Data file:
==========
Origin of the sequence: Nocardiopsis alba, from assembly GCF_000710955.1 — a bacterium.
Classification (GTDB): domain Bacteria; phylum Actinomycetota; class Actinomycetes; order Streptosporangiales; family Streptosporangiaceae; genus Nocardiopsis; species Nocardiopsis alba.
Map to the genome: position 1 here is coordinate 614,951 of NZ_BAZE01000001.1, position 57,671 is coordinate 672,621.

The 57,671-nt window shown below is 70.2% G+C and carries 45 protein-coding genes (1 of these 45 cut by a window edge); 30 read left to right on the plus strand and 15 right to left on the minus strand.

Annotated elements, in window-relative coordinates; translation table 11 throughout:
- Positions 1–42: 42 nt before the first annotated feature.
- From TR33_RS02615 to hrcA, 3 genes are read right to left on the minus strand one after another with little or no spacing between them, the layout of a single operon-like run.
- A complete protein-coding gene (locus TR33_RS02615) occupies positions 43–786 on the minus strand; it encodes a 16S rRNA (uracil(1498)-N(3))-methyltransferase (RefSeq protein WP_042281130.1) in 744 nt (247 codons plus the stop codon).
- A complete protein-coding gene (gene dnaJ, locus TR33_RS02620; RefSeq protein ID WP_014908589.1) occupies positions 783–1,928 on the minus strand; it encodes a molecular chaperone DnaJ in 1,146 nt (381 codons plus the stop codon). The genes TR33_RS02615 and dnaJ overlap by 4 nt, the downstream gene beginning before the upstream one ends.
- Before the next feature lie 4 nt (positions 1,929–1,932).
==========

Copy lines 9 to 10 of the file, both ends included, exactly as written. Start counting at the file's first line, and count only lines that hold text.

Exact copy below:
- A complete protein-coding gene (gene dnaJ, locus TR33_RS02620; RefSeq protein ID WP_014908589.1) occupies positions 783–1,928 on the minus strand; it encodes a molecular chaperone DnaJ in 1,146 nt (381 codons plus the stop codon). The genes TR33_RS02615 and dnaJ overlap by 4 nt, the downstream gene beginning before the upstream one ends.
- Before the next feature lie 4 nt (positions 1,929–1,932).